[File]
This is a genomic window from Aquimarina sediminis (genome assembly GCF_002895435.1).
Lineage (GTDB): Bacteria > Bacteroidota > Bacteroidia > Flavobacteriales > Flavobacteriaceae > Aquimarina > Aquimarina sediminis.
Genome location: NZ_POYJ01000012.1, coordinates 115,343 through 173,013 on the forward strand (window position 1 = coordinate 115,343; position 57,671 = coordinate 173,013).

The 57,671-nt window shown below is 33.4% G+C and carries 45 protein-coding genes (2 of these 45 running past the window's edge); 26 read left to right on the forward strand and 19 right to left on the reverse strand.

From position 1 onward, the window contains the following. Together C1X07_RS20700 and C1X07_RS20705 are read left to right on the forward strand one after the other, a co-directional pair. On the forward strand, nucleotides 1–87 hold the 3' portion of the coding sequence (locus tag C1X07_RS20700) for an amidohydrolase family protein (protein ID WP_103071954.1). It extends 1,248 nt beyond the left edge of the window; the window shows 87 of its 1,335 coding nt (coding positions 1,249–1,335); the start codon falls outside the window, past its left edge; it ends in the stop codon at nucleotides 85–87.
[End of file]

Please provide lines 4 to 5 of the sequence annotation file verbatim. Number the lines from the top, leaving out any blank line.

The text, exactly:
The 57,671-nt window shown below is 33.4% G+C and carries 45 protein-coding genes (2 of these 45 running past the window's edge); 26 read left to right on the forward strand and 19 right to left on the reverse strand.

From position 1 onward, the window contains the following. Together C1X07_RS20700 and C1X07_RS20705 are read left to right on the forward strand one after the other, a co-directional pair. On the forward strand, nucleotides 1–87 hold the 3' portion of the coding sequence (locus tag C1X07_RS20700) for an amidohydrolase family protein (protein ID WP_103071954.1). It extends 1,248 nt beyond the left edge of the window; the window shows 87 of its 1,335 coding nt (coding positions 1,249–1,335); the start codon falls outside the window, past its left edge; it ends in the stop codon at nucleotides 85–87.